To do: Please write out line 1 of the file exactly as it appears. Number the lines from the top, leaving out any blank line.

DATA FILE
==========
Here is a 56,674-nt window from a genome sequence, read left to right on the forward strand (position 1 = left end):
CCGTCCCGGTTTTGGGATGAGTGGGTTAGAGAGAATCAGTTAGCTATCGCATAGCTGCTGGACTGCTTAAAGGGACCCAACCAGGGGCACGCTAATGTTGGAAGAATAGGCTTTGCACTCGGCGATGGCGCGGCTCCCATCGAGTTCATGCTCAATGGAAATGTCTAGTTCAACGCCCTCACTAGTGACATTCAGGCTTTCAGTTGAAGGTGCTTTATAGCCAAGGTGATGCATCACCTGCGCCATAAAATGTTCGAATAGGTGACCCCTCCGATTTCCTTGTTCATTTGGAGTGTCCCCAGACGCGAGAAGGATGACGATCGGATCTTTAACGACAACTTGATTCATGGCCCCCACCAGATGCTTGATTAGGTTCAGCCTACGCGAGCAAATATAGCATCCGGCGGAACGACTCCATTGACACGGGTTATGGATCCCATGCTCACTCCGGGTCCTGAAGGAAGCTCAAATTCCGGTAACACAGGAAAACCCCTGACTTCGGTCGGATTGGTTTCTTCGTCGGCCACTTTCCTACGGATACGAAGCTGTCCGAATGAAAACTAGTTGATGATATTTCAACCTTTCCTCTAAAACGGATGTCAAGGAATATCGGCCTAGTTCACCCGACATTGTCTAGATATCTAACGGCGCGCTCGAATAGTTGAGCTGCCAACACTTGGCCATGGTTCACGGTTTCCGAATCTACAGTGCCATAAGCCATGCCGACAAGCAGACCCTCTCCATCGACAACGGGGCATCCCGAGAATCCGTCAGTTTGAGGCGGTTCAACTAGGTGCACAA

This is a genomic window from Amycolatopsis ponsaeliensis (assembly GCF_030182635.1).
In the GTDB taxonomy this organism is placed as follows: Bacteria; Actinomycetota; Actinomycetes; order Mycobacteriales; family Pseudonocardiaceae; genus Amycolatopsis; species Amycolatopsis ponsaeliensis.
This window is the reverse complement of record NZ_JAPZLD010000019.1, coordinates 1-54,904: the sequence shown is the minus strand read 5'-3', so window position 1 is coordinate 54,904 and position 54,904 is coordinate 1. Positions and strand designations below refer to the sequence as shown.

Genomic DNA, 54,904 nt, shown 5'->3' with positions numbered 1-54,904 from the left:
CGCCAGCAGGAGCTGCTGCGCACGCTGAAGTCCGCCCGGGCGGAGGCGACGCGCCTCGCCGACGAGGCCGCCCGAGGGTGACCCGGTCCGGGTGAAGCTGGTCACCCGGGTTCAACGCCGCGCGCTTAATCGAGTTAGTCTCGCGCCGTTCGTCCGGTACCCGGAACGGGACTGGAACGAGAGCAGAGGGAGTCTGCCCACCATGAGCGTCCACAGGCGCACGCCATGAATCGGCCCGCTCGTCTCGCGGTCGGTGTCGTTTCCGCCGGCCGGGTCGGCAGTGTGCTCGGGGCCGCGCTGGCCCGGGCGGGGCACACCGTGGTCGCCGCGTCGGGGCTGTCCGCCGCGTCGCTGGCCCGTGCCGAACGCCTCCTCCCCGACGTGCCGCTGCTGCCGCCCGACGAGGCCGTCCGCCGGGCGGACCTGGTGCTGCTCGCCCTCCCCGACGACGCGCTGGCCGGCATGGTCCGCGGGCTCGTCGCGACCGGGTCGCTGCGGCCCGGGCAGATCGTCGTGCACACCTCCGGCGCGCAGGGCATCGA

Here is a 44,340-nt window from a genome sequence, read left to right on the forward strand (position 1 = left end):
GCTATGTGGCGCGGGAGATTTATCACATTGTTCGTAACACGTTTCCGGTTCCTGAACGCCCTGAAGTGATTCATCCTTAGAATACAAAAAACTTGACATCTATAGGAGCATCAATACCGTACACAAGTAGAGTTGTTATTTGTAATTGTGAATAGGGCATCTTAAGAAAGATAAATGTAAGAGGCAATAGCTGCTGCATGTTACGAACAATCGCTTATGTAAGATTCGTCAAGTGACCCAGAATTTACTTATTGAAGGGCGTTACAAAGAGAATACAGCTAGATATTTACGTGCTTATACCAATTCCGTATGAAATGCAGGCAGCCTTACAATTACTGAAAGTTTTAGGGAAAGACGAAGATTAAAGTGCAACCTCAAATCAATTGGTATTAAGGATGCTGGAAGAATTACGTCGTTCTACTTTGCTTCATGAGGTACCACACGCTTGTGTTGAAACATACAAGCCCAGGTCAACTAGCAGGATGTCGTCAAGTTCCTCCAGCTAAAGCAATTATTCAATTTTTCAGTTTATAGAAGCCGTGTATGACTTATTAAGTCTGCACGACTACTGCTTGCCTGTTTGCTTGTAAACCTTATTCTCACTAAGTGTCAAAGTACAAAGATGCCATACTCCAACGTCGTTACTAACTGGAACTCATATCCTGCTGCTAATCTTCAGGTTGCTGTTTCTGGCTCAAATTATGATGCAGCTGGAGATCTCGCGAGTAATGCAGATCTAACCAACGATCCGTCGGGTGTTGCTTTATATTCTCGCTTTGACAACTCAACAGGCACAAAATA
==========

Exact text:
Here is a 56,674-nt window from a genome sequence, read left to right on the forward strand (position 1 = left end):